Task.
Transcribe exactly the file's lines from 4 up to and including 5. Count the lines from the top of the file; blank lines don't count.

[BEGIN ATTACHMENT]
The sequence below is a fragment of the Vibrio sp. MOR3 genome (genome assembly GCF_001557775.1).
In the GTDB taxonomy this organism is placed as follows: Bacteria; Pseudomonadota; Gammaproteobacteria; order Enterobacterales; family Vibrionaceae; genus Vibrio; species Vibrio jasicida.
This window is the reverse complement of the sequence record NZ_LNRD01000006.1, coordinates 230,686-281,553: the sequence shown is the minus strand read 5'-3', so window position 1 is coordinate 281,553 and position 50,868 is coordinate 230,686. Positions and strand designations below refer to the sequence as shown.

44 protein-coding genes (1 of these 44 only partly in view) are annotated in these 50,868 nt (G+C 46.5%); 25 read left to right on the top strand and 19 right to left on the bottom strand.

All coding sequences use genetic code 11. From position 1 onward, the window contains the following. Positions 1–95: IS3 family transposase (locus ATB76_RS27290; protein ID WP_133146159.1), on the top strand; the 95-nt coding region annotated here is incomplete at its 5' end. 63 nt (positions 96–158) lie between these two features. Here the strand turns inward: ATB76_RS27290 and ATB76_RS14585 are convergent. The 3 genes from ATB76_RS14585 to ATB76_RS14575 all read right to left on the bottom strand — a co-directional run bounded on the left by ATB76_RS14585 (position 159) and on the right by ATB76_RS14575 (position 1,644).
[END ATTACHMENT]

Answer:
44 protein-coding genes (1 of these 44 only partly in view) are annotated in these 50,868 nt (G+C 46.5%); 25 read left to right on the top strand and 19 right to left on the bottom strand.

All coding sequences use genetic code 11. From position 1 onward, the window contains the following. Positions 1–95: IS3 family transposase (locus ATB76_RS27290; protein ID WP_133146159.1), on the top strand; the 95-nt coding region annotated here is incomplete at its 5' end. 63 nt (positions 96–158) lie between these two features. Here the strand turns inward: ATB76_RS27290 and ATB76_RS14585 are convergent. The 3 genes from ATB76_RS14585 to ATB76_RS14575 all read right to left on the bottom strand — a co-directional run bounded on the left by ATB76_RS14585 (position 159) and on the right by ATB76_RS14575 (position 1,644).